Hackers continued to attack the Philippine government's online presence, with at least one agency on Thursday reporting a denial-of-service attack the night before.
The official website of the Department of Budget and Management (DBM) yesterday became the latest victim of a cyber attack by suspected Chinese hackers.The DBM website was defaced at around 2 pm Wednesday and will remain offline until the repairs are complete, according to Budget Secretary Florencio Abad.
In a press statement, Abad said the DBM's official website, www.dbm.gov.ph, is currently undergoing a security audit and "may be inaccessible until critical issues are resolved."
The hackers placed a Chinese flag on the DBM website along with a caption announcing it was “Hacked! Owned by Chinese Hackers?!”
The webpage also contained a message: “How come a small bitch border country are overconfident? And Challenged to Our Chinese Super Hacker?” A warning was also displayed: “Don’t Trouble Chinese, Don’t Play with Fire.”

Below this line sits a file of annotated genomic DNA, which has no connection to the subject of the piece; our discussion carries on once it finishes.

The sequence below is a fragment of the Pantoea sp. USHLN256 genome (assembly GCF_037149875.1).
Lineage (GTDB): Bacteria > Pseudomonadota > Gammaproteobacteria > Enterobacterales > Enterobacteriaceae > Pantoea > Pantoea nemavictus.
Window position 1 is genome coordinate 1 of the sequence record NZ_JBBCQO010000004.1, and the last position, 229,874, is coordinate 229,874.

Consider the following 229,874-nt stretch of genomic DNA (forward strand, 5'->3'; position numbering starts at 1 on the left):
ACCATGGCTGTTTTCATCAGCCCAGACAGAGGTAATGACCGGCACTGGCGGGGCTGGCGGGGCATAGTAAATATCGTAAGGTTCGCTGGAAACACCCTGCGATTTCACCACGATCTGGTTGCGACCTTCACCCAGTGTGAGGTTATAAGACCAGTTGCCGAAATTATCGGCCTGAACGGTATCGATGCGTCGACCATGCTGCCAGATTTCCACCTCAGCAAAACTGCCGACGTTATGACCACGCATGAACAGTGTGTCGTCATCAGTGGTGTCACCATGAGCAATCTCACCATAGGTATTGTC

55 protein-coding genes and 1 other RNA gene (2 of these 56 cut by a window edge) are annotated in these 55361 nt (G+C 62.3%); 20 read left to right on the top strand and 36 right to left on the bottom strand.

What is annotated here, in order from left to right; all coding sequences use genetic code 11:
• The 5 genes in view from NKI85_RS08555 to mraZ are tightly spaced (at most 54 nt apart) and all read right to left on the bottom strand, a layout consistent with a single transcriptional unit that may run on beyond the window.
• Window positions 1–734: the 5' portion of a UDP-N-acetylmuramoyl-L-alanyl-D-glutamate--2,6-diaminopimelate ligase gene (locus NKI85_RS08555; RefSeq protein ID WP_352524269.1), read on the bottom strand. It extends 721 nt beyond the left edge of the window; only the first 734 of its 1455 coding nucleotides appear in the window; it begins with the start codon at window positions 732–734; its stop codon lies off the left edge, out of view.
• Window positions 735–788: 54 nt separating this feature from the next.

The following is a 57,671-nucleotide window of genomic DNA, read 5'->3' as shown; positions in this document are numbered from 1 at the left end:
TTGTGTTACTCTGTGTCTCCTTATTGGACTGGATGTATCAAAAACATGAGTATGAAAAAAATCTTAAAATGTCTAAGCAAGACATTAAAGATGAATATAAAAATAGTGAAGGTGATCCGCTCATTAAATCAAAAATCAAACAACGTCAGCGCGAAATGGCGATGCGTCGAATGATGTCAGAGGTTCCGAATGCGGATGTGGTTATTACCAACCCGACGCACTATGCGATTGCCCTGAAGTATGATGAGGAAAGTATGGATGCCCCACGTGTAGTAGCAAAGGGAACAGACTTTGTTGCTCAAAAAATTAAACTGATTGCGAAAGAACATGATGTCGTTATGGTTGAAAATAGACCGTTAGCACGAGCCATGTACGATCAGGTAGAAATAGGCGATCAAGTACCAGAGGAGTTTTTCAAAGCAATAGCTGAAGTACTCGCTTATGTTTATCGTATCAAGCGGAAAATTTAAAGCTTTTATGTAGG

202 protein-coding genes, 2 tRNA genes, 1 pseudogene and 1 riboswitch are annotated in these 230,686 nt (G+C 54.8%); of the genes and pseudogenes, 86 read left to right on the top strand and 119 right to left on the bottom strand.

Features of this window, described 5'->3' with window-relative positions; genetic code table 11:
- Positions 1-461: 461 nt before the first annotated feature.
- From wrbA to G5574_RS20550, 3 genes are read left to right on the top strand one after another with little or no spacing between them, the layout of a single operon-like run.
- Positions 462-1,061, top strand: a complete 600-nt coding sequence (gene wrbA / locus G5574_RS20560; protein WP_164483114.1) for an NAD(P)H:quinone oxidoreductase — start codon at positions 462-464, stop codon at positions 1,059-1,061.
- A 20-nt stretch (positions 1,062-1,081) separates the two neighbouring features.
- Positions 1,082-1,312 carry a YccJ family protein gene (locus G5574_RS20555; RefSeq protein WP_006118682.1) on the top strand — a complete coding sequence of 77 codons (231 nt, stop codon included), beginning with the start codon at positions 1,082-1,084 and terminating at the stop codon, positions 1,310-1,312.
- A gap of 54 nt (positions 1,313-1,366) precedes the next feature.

The message indicated that those who defaced the DBM website are the same ones who attacked the Vietnamese government's website, gov.vn.
The cyberattacks on Filipino websites began last Sunday when the website of the University of the Philippines was taken down. The hackers claimed that they took down UP's website as an expression of displeasure over Manila's claim that it owns the Scarborough (Panatag) Shoal. In retaliation, groups who identified themselves as Filipino hackers also launched an attack on a number Chinese websites.
The Department of Foreign Affairs has condemned the series of cyberattacks on both Chinese and Filipino websites, saying these attacks would only worsen the tension between Manila and Beijing.
In reaction, Filipino hackers launched a series of attacks on Chinese websites starting Monday. In an operation dubbed "#OpChinaDown," Filipinos attacked the following websites:
The attacks came as the Palace pleaded to both Filipinos and Chinese to stop attacking each other in cyber space in light of the two countries’ current conflict over Panatag Shoal